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Bloom's Taxonomy


From: Ellen Silverman (mcguffsilver_at_TeacherArtExchange)
Date: Mon Jul 14 2003 - 13:08:29 PDT

I have been following this thread with interest, I would also like the
questions developed based on Bloom's Taxonomy.

    I have also read, "Art and Cognition, Integrating the Visual Arts in
the Curriculum," By Arthur D. Efland, ISBN 0-8077-4218-X. it is
available through NAEA. This book covered all the various educational
theories and how they have effect on art education. There was a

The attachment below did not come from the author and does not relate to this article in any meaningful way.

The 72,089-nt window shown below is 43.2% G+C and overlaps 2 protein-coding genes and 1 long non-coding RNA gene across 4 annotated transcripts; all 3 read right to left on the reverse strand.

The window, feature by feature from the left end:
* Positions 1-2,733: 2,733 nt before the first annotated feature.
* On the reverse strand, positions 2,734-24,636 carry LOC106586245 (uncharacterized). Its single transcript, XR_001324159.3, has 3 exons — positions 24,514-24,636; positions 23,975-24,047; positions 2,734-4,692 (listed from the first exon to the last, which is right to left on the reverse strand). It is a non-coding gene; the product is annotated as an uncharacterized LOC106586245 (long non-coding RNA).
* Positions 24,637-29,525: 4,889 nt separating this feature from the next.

downside to Bloom's Taxonomy, pointed out by Elliot Eisner and others.
The taxonomy divides subjects into cognitive, affective, and psychomotor
groupings. Implying that the non cognitive groups are lower in status,
then they place making art into the affective area, suggesting that
learning to paint or interpret a work of art is in the affective domain
and not as important as other subjects. New educational cognitive
theories that builds on Bloom's but deals with getting away from this
implied lower status, were suggested, Gardner's multi intelligence's
work and others.

    This is a great book that really explains theory. Has anyone else
read it? I would like some thoughts on some of the newer stuff and
especially how to incorporate it into my teaching.

Ellen Silverman
k-8 Art
New Jersey